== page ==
How is Death Precious to God? December 2016

How is Death Precious to God?

Meditation on Psalm 116:15

“Precious in the sight of the Lord is the death of his saints.”

As the creator of life, God does not like death. He created man and woman to live with him forever in the Garden of Eden. When Adam sinned, death entered the world as the penalty for sin and spread to all of Adam’s descendants because “we all sinned” in Adam (Rom. 5:12).

Death is a fair penalty for our rebellion against the God who made us, but it was not handed down by God in a cold or unfeeling way. God told Adam that if he disobeyed his word, he would “surely die” (Gen. 2:17). But God has not kept this promise without great sorrow. “I have no pleasure in the death of anyone, declares the Lord God” (Ezek. 18:32).

If this is true, how can the Psalmist say that the death of the saints is “precious” to the Lord? The answer lies in the meaning of the Hebrew word for “precious.” This word (yaqar) can also mean “costly” or “weighty.” The New American Bible thus translates the verse like this: “Too costly in the eyes of the Lord is the death of his faithful.” In other words, when a follower of Christ dies, it costs God something. It pains him. It moves him. It breaks his heart. The best example of this in Scripture is when Jesus wept after he learned of the death of his close friend Lazarus (Jn. 11:35). God is emotionally moved when one of his children dies.

This is not the picture of God we usually have in our minds. We think of him as strong and mighty and holy and righteous. But do we ever think of him as feeling emotions like sadness and sorrow? This truth ought to instruct us when we face the loss of someone who belonged to God. If God can grieve over their death, then so should we.

God the Father has firsthand knowledge of losing someone he loves. He sent his Son Jesus into this world with a singular purpose: to die for the sins of his people (Matt. 1:21). He had to turn away from his Son while his holy wrath was poured out on him for our sins (Matt. 27:46). God knows the agony of losing a loved one.

One of the reasons why God became a man was in order that he might experience what we experience and feel what we feel in times of loss. Jesus was a “man of sorrows” and was “acquainted with grief” (Isa. 53:3). And the beauty of the gospel is that he willingly experienced these things and more for our sakes. “He has borne our griefs and carried our sorrows…he was wounded for our transgressions; he was crushed for our iniquities; upon him was the chastisement that brought us peace, and with his stripes we are healed” (vv. 4-5). Jesus became like us so that he might meet us where we are. So that he might meet us in our pain, our grief, and our sorrow. So that he might give us his strength and his peace. So that he might heal us.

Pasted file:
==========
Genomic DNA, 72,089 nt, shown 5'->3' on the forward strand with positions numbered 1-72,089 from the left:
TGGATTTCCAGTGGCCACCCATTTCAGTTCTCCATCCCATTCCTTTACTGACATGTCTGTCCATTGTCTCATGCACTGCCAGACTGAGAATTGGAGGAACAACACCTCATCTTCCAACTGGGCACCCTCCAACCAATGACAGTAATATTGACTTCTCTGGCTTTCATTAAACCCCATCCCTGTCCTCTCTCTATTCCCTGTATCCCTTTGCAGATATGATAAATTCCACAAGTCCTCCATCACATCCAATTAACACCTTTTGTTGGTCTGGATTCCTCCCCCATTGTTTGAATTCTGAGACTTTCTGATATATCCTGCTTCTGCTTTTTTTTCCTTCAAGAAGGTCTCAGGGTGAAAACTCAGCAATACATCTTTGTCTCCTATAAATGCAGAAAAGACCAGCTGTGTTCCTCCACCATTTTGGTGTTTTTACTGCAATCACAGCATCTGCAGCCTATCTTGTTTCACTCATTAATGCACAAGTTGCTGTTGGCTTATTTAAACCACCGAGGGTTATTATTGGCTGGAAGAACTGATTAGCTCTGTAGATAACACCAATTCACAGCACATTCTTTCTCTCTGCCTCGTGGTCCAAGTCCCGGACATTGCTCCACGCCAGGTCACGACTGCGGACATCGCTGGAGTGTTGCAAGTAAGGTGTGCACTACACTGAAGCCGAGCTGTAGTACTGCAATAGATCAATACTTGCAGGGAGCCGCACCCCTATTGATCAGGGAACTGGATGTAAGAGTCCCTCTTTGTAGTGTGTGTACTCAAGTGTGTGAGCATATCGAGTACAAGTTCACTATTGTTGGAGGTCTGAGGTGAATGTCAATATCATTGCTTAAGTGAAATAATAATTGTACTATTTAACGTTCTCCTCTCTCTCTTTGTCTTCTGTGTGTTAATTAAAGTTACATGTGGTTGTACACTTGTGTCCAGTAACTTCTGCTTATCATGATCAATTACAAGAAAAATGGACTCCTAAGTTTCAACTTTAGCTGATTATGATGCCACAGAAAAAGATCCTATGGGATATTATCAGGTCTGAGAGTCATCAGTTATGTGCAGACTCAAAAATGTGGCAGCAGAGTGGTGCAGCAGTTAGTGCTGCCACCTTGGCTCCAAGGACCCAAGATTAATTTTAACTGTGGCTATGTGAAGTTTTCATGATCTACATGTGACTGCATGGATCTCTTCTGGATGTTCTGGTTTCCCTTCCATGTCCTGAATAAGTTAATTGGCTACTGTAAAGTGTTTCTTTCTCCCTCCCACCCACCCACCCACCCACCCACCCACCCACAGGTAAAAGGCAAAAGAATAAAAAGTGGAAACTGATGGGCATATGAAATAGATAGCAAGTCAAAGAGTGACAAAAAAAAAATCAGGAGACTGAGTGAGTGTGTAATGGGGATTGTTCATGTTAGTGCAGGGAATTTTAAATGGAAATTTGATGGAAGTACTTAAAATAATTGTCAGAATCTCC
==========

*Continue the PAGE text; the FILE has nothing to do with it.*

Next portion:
An implication of this truth is that Jesus’ followers, his church, must be like him in these ways. We must “weep with those who weep” (Rom. 12:15). Because Jesus “comforts us in all our affliction,” we must “comfort those who are in any affliction, with the comfort with which we ourselves are comforted by God” (2 Cor. 1:4).

God calls his church to be like Jesus in times of loss. He calls us to grieve deeply and genuinely at the passing of one of his sons or daughters. He calls us to feel the weight of the penalty of sin that is ours because of the fall. He calls us to draw near to those who are weeping, not with empty and trite clichés, but with a comforting and loving presence that is willing to enter into their pain and feel what they feel.

The only thing able to give us the strength and grace we need to do this is the gospel of Jesus Christ. Jesus died on the cross so that “our souls might be delivered from death” (Ps. 116:8). And he rose from the dead to remove the sting of death and give eternal life to all who will repent of their sins and put their trust in him (1 Cor. 15:55; 1 Pet. 1:3).

In light of what God has done for you in Jesus Christ, may you “offer to him the sacrifice of thanksgiving and call on the name of the Lord” (Ps. 116:17). May you “love the Lord, because he has heard your voice and your pleas for mercy” (v. 1). And may you feel the weight that God feels when he calls one of his children home. The death of a saint is precious and costly to God. May it be no less to us.
Grieving With You,

Pastor John